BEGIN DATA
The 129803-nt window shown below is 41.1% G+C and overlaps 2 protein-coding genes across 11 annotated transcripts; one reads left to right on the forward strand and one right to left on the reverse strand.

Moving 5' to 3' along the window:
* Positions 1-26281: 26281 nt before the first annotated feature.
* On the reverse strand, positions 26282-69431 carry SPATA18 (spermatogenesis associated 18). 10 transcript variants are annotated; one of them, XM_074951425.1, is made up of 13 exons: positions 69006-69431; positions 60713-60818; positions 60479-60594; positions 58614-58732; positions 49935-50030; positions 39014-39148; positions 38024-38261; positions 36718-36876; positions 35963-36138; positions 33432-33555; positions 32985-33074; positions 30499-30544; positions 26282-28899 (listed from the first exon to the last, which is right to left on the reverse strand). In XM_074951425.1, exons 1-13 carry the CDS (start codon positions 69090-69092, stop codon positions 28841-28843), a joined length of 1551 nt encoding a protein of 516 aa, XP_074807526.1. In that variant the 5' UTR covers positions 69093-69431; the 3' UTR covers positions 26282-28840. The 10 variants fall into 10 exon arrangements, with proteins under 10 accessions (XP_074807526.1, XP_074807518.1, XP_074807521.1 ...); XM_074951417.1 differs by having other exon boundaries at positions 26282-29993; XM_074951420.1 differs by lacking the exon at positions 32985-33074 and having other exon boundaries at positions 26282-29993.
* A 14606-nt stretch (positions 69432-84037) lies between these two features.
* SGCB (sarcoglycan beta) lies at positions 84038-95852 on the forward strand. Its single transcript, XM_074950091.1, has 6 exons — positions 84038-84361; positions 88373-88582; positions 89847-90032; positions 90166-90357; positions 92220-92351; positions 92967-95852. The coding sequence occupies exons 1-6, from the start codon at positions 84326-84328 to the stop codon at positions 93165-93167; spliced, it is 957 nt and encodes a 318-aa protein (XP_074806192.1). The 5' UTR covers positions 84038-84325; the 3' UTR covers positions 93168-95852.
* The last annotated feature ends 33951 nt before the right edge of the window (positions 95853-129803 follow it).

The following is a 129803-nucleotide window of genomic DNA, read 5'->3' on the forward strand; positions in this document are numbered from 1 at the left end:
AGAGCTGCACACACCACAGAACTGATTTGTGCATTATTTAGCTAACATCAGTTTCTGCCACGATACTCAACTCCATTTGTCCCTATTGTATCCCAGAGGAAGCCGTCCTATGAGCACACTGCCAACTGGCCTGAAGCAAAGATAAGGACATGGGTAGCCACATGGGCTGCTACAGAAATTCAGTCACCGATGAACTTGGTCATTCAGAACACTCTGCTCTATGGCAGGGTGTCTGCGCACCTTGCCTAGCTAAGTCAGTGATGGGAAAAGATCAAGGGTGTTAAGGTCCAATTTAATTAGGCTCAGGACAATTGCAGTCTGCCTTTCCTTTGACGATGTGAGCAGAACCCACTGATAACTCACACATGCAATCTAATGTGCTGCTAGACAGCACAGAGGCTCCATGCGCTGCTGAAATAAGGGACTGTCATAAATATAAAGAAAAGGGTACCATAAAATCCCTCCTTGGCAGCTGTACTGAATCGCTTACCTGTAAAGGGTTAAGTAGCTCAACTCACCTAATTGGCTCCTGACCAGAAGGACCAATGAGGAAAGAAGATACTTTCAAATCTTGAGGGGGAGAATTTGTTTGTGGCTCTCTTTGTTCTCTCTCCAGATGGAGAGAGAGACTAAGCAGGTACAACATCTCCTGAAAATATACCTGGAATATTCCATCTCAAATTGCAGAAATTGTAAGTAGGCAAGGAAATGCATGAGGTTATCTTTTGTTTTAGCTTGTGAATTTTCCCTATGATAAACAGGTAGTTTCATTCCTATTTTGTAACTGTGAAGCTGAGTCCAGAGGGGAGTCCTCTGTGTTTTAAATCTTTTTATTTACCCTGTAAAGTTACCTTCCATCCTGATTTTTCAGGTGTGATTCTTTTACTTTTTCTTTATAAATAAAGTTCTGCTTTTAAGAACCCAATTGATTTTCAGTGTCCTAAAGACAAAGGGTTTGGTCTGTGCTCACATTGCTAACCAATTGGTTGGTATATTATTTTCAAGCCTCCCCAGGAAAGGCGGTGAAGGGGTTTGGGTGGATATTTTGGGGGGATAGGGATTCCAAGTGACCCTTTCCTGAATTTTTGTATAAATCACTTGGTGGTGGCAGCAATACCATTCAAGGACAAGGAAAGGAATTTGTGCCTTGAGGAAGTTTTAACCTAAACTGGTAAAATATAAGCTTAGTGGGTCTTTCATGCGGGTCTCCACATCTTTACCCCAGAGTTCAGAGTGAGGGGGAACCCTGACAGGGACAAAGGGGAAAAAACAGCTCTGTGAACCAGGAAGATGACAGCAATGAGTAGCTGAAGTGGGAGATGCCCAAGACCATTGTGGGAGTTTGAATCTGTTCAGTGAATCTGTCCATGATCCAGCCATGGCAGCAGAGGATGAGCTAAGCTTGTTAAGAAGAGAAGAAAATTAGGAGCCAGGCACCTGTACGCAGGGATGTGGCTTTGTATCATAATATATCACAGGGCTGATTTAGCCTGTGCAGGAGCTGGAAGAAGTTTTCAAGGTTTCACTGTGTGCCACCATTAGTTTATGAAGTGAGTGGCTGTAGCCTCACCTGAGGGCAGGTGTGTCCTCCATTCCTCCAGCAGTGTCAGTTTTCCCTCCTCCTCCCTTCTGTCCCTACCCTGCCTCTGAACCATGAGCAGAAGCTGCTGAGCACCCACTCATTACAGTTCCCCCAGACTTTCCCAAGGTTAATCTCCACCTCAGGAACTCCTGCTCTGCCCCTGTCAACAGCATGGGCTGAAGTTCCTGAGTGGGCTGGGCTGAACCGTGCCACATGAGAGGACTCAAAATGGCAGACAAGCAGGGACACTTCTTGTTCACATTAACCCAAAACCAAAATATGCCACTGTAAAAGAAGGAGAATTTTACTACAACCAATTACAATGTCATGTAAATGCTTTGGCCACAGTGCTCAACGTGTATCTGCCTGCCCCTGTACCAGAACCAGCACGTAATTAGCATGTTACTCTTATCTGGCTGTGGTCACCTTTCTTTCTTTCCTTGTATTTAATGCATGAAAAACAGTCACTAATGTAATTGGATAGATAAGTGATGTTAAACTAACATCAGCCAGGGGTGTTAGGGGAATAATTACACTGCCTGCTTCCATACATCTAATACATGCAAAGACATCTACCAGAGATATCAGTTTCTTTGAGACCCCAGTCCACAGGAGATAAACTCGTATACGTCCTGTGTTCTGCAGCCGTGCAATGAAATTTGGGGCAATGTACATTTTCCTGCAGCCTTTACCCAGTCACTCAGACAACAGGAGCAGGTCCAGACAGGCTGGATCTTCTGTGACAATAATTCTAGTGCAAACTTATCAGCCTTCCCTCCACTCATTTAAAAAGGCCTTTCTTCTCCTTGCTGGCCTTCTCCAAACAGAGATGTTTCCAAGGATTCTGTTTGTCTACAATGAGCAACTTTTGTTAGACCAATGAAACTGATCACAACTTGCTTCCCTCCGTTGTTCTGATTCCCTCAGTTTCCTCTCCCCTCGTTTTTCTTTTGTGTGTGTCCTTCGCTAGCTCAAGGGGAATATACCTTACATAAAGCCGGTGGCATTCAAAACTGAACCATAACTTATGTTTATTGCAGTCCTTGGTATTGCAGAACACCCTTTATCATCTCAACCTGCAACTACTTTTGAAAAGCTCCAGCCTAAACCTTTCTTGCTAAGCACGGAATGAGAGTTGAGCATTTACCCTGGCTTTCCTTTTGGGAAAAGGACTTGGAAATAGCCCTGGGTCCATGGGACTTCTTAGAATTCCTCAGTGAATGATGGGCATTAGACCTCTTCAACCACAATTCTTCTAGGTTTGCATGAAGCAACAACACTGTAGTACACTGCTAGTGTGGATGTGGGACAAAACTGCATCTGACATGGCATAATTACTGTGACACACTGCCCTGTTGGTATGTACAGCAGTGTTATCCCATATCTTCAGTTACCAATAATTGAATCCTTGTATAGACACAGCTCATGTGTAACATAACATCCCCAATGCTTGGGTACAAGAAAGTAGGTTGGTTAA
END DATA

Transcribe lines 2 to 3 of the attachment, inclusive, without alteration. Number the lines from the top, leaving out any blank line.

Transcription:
Moving 5' to 3' along the window:
* Positions 1-26281: 26281 nt before the first annotated feature.